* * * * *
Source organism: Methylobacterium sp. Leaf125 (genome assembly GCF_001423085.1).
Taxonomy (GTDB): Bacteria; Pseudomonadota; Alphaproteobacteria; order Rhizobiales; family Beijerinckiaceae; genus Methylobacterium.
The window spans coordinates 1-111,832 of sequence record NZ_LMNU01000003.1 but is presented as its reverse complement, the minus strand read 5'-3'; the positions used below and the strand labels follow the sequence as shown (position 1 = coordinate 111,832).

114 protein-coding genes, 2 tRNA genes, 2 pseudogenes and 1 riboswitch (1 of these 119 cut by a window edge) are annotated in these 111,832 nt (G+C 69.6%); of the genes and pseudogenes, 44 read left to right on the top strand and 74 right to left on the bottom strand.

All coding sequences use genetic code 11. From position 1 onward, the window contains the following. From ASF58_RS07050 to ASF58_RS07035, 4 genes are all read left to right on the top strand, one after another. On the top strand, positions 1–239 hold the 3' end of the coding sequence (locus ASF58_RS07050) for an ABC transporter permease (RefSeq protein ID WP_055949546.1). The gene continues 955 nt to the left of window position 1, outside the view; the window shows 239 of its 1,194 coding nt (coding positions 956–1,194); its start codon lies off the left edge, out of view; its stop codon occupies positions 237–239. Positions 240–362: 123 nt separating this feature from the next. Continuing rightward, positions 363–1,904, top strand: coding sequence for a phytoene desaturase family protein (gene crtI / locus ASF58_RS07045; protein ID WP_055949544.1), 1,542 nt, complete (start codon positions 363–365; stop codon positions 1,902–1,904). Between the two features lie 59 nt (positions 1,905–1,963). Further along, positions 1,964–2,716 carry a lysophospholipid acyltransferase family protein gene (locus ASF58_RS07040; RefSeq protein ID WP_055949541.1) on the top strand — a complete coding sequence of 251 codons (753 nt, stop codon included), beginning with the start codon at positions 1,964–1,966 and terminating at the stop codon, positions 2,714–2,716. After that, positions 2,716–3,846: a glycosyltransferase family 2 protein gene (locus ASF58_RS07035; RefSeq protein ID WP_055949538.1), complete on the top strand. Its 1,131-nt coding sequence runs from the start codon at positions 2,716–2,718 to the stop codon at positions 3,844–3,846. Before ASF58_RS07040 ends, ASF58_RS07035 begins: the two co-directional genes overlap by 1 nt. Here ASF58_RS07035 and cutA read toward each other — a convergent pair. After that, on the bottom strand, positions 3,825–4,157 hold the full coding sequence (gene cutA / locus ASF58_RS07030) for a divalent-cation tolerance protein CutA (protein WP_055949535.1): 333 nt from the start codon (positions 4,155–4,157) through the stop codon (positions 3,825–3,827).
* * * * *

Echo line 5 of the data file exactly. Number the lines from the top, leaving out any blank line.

All coding sequences use genetic code 11. From position 1 onward, the window contains the following. From ASF58_RS07050 to ASF58_RS07035, 4 genes are all read left to right on the top strand, one after another. On the top strand, positions 1–239 hold the 3' end of the coding sequence (locus ASF58_RS07050) for an ABC transporter permease (RefSeq protein ID WP_055949546.1). The gene continues 955 nt to the left of window position 1, outside the view; the window shows 239 of its 1,194 coding nt (coding positions 956–1,194); its start codon lies off the left edge, out of view; its stop codon occupies positions 237–239. Positions 240–362: 123 nt separating this feature from the next. Continuing rightward, positions 363–1,904, top strand: coding sequence for a phytoene desaturase family protein (gene crtI / locus ASF58_RS07045; protein ID WP_055949544.1), 1,542 nt, complete (start codon positions 363–365; stop codon positions 1,902–1,904). Between the two features lie 59 nt (positions 1,905–1,963). Further along, positions 1,964–2,716 carry a lysophospholipid acyltransferase family protein gene (locus ASF58_RS07040; RefSeq protein ID WP_055949541.1) on the top strand — a complete coding sequence of 251 codons (753 nt, stop codon included), beginning with the start codon at positions 1,964–1,966 and terminating at the stop codon, positions 2,714–2,716. After that, positions 2,716–3,846: a glycosyltransferase family 2 protein gene (locus ASF58_RS07035; RefSeq protein ID WP_055949538.1), complete on the top strand. Its 1,131-nt coding sequence runs from the start codon at positions 2,716–2,718 to the stop codon at positions 3,844–3,846. Before ASF58_RS07040 ends, ASF58_RS07035 begins: the two co-directional genes overlap by 1 nt. Here ASF58_RS07035 and cutA read toward each other — a convergent pair. After that, on the bottom strand, positions 3,825–4,157 hold the full coding sequence (gene cutA / locus ASF58_RS07030) for a divalent-cation tolerance protein CutA (protein WP_055949535.1): 333 nt from the start codon (positions 4,155–4,157) through the stop codon (positions 3,825–3,827).